John Mann: To ask the Secretary of State for Defence what records have been kept by his Department in relation to the Number 1 Independent Infantry Company based in Malaya during the second world war. 
Derek Twigg: The principal unit records from the second world war were unit war diaries. They are no longer held by MOD, but have been transferred to The National Archives. I can advise that The National Archives holds two files that relate to 1 Independent Infantry Company, under the references WO 172/208, entitled 1 Independent Infantry Company April-September 1941, November 1941-January 1942; and CAB 106/36, entitled Account of the Formation, Role, and Operations of No. 1 Independent Infantry Company in Malaya 1941-1942.
The Department continues to hold personnel records of soldiers who served in the second world war and some are likely to cover individuals who served in 1 Independent Infantry Company. Such records are not indexed on a unit basis and it is therefore not possible to identify soldiers from the unit without incurring disproportionate cost.
Mr. Harper: To ask the Secretary of State for Defence what the (a) inflow and (b) outflow was of the Royal Marines Reserves in each year since 1997. 
Derek Twigg: The following table provides inflow and outflow figures for Royal Marine Reservists for each complete financial year from 1999.
|Total inflow||Total outflow|
Data prior to 1999 are not available.
Mr. Ellwood: To ask the Secretary of State for Defence which Royal Navy ships will be placed into reduced readiness; and when this is expected to take place. 
Mr. Ingram: The Royal Navy routinely has vessels at varying levels of readiness. This allows necessary maintenance and refits to be carried out and training to be undertaken. Decisions on whether to make adjustments to the readiness states of warships will be taken in the MODs current planning round, the results of which are currently planned to be announced in the spring of this year.
Daniel Kawczynski: To ask the Secretary of State for Defence what the projected spending by his Department is on the Royal Navy in each of the next five years; what assessment he has made of such spending on (a) current and (b) future operational capacity; and if he will make a statement.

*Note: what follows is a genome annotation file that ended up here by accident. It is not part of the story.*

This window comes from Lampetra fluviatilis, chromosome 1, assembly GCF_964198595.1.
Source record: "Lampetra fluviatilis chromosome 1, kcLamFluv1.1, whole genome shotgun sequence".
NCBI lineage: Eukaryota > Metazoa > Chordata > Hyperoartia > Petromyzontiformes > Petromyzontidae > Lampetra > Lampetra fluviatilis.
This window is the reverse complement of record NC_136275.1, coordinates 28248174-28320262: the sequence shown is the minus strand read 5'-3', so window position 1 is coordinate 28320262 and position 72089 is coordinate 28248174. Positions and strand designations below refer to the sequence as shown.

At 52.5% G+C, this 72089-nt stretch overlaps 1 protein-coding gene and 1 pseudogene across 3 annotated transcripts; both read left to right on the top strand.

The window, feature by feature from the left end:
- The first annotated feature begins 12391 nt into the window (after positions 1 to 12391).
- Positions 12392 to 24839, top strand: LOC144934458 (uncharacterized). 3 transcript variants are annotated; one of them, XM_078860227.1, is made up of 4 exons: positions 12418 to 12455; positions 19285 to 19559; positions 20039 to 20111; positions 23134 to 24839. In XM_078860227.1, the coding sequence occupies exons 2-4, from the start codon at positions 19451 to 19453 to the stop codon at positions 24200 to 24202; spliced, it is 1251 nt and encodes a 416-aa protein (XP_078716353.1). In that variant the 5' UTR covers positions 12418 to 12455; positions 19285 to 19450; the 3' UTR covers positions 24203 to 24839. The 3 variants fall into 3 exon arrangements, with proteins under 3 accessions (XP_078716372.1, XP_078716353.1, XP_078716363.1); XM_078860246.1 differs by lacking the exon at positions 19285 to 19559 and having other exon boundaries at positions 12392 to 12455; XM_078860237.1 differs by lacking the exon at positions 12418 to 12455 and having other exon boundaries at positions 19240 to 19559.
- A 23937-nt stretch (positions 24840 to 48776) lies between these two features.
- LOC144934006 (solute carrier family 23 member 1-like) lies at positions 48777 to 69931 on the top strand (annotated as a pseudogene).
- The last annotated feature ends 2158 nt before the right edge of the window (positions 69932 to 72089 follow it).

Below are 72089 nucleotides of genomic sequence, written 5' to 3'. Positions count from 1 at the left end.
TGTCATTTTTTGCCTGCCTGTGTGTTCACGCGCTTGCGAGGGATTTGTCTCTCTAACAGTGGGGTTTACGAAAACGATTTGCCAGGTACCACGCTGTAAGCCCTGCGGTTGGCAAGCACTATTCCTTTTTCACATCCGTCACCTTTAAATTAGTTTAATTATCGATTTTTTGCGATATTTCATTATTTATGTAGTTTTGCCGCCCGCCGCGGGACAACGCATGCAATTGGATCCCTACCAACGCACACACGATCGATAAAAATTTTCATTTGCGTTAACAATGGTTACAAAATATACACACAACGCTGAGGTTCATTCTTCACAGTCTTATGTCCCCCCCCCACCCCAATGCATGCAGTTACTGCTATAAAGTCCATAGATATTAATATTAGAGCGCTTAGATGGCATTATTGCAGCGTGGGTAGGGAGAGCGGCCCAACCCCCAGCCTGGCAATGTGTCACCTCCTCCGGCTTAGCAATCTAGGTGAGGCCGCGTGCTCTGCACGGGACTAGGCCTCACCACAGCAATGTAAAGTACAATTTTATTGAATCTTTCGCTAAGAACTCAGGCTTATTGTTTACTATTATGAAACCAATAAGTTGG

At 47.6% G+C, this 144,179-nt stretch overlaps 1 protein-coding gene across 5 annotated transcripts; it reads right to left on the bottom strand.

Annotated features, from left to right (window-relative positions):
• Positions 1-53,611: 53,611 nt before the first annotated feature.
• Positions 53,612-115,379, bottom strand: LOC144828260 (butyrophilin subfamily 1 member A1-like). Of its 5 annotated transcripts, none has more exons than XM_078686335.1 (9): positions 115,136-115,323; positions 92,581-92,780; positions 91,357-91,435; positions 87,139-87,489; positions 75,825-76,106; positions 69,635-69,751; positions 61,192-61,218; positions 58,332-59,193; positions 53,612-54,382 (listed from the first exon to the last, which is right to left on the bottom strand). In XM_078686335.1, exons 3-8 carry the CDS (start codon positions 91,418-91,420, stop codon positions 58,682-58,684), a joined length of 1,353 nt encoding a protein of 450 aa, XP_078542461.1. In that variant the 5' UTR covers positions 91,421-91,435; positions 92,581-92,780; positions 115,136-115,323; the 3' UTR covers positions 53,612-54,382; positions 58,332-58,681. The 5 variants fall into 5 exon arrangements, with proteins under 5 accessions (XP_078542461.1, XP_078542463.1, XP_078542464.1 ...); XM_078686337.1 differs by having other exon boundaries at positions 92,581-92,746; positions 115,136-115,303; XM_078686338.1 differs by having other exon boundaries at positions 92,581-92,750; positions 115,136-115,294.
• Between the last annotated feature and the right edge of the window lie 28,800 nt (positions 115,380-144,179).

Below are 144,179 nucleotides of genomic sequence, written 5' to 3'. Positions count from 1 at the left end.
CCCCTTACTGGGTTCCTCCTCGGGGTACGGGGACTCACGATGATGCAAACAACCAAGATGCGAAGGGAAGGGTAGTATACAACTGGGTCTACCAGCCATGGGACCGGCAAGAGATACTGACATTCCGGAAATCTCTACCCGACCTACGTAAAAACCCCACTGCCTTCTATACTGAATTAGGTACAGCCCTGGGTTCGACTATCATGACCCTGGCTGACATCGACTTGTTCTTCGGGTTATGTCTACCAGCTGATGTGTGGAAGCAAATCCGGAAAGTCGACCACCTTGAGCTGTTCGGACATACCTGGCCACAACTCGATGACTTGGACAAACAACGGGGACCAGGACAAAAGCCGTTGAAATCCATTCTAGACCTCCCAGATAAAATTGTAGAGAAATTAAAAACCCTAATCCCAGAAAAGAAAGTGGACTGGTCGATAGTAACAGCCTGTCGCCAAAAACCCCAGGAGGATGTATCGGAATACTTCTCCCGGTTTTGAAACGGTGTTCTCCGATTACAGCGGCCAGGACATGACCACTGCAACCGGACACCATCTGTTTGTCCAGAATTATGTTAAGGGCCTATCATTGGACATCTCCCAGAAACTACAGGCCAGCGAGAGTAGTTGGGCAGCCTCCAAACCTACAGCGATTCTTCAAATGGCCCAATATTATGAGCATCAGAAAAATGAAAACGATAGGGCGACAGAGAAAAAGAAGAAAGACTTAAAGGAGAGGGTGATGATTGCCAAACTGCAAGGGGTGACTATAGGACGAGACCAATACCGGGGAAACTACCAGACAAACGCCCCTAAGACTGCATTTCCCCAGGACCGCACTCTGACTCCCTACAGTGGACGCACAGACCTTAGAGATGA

Des Browne: The defence budget is not broken down by individual service. Tables two and three of the Governments expenditure plans for 2006-07 to 2007-08, Ministry of Defence (Cmd 6822), show the current resource and capital spending plans of the fleet top level budget in the years 2005-06 to 2007-08. This covers the main operating and personnel costs of the Royal Navy. Spending plans for future years are being reviewed in the current departmental planning round and will also be shaped by the outcome of the Comprehensive Spending Review, which will set the Defence budget for 2008-09 to 2010-11.
Miss McIntosh: To ask the Secretary of State for Defence how many (a) Type 22 and (b) Type 42 frigates are in operation with the Royal Navy; and how many will be in operation in 2009-10. 
Mr. Ingram: There are currently four Type 22 frigates and eight Type 42 destroyers in operation within the Royal Navy fleet.
On present plans there will continue to be four Type 22 frigates at the end of financial year (FY) 2009-10. Three of the Type 42 destroyers will have been withdrawn from service by the end of FY 2009-10 as these ships begin to be replaced by the new Type 45 destroyers.
Daniel Kawczynski: To ask the Secretary of State for Defence how many Royal Navy personnel are currently serving aboard ship away from home; and what proportion of total naval personnel this represents. 
Mr. Ingram: The total number of Royal Navy personnel serving on board ships at sea on 9 January 2007 was 3,486. This figure constitutes 9.9 per cent. of the full-time trained strength.